The future direction of interest rates and inflation has become a national obsession. This obsession appears singlehandedly to be responsible for suppressing the much sought FF (Feelgood Factor). Contrast this with Germany, where the economic recovery has spontaneously been accompanied by a healthy FF: after years of fiscal rigour, the Germans can no longer conceive of UK-style inflation concerns, let alone the horrors of 1922-23, which brought on such fiscal rigour.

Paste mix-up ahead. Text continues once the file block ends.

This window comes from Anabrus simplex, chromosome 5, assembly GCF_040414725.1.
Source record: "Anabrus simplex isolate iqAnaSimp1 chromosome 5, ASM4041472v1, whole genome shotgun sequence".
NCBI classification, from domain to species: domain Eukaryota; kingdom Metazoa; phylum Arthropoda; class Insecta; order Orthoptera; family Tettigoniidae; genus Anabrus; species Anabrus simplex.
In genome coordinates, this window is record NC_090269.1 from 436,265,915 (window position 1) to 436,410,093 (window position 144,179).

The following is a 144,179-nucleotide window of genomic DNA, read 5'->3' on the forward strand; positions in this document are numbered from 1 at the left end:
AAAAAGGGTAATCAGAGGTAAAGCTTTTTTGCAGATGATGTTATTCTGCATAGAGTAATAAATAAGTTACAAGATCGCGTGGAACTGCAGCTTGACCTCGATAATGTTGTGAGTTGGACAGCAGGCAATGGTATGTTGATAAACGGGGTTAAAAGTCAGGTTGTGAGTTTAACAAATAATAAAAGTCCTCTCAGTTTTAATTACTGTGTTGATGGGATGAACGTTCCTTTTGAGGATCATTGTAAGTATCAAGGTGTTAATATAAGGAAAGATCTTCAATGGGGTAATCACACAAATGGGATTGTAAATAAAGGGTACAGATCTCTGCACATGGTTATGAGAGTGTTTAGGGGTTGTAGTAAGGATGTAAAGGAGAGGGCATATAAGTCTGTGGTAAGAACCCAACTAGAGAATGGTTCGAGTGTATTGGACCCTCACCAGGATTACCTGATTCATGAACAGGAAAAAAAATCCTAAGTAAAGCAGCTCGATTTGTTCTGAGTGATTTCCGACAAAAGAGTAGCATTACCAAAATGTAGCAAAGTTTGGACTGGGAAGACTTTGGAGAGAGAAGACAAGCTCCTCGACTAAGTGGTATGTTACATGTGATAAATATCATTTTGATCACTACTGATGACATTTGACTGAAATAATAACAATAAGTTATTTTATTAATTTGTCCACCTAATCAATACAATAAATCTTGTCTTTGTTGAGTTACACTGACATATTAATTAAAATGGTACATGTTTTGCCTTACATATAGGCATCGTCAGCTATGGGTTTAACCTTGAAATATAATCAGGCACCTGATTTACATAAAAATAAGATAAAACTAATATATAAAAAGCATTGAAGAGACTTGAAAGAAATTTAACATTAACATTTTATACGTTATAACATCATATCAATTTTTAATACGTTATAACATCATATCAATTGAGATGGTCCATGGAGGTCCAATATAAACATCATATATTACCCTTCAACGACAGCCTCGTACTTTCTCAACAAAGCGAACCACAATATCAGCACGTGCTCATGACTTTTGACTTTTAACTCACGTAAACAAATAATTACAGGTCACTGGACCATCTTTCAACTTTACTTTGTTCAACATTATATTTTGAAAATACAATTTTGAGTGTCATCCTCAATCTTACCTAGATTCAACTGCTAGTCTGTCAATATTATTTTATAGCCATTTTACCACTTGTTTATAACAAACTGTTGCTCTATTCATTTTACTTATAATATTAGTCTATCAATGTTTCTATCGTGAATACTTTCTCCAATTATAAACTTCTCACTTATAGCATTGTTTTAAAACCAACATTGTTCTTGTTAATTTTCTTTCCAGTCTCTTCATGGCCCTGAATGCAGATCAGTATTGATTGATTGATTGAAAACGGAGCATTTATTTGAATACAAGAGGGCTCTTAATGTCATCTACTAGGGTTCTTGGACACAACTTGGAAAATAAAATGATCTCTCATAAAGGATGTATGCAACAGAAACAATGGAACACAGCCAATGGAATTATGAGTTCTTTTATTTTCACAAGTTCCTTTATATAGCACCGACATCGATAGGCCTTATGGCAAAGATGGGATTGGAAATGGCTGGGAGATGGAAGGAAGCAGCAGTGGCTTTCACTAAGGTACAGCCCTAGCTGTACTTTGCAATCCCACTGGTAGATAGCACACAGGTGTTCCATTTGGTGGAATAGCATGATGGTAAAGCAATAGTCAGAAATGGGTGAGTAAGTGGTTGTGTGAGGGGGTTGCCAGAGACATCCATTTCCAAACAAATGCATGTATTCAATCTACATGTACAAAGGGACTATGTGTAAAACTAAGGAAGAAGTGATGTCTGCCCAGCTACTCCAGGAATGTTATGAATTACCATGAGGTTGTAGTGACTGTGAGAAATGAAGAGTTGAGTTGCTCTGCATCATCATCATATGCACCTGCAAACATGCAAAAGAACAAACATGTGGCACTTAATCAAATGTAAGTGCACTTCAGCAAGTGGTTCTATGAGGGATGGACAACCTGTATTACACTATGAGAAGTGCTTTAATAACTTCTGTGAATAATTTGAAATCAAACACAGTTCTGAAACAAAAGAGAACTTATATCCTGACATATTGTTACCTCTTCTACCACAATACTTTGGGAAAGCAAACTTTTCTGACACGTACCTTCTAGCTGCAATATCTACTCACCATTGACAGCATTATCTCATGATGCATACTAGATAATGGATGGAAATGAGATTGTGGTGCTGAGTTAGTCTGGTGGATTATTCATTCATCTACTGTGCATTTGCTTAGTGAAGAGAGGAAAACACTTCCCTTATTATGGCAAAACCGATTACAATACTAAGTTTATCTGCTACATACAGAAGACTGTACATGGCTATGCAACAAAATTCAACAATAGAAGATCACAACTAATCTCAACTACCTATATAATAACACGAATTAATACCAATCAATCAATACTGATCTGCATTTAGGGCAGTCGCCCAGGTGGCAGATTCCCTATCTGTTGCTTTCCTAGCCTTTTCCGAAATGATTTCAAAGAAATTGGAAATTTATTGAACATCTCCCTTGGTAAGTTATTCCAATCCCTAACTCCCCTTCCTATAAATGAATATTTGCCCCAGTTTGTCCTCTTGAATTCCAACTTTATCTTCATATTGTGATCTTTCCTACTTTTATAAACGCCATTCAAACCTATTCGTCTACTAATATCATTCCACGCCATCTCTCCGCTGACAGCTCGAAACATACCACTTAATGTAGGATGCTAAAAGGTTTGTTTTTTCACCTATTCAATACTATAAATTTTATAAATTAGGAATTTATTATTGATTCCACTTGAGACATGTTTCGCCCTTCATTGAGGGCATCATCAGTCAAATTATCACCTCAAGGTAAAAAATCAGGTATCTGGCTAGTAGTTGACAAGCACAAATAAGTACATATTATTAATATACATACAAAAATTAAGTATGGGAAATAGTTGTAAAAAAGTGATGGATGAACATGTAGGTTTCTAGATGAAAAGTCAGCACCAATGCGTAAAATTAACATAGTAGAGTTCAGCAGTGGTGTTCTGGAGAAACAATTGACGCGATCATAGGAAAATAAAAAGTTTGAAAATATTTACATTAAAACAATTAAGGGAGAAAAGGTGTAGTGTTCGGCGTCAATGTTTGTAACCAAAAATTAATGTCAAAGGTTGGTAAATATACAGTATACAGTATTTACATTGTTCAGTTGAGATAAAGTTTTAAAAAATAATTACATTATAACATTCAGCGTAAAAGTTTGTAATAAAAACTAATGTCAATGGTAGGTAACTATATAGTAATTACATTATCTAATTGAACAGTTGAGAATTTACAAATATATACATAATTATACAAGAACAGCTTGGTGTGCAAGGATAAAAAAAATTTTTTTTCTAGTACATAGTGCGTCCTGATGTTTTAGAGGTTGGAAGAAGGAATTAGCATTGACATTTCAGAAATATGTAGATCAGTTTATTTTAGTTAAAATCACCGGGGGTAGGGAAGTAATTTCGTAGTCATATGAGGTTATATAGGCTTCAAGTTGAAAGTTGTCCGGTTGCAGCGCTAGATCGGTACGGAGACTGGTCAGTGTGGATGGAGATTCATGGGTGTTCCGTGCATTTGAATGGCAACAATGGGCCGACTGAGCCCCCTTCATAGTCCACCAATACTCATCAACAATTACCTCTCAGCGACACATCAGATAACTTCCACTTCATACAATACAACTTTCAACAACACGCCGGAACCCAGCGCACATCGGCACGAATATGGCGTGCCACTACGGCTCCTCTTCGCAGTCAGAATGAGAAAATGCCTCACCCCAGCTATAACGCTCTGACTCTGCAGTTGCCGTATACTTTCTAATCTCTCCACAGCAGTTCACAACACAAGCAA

Here, Chancellor Clarke and Governor George are doing their best to impersonate the Bundesbank, thereby fuelling the national obsession further. It is time to recognise that this obsession and its impact on the FF is a good thing for the UK: it is possibly the best way of controlling inflation - the more we fret, the more secure our defence. Sadly, this fertile paradox is liable to come a cropper in the face of the Government's firm belief that the next election cannot be won without an FF. If Kenneth Clarke can persuade his cabinet colleagues that this belief is unfounded, then that really will be something to feel good about (with a small f, please).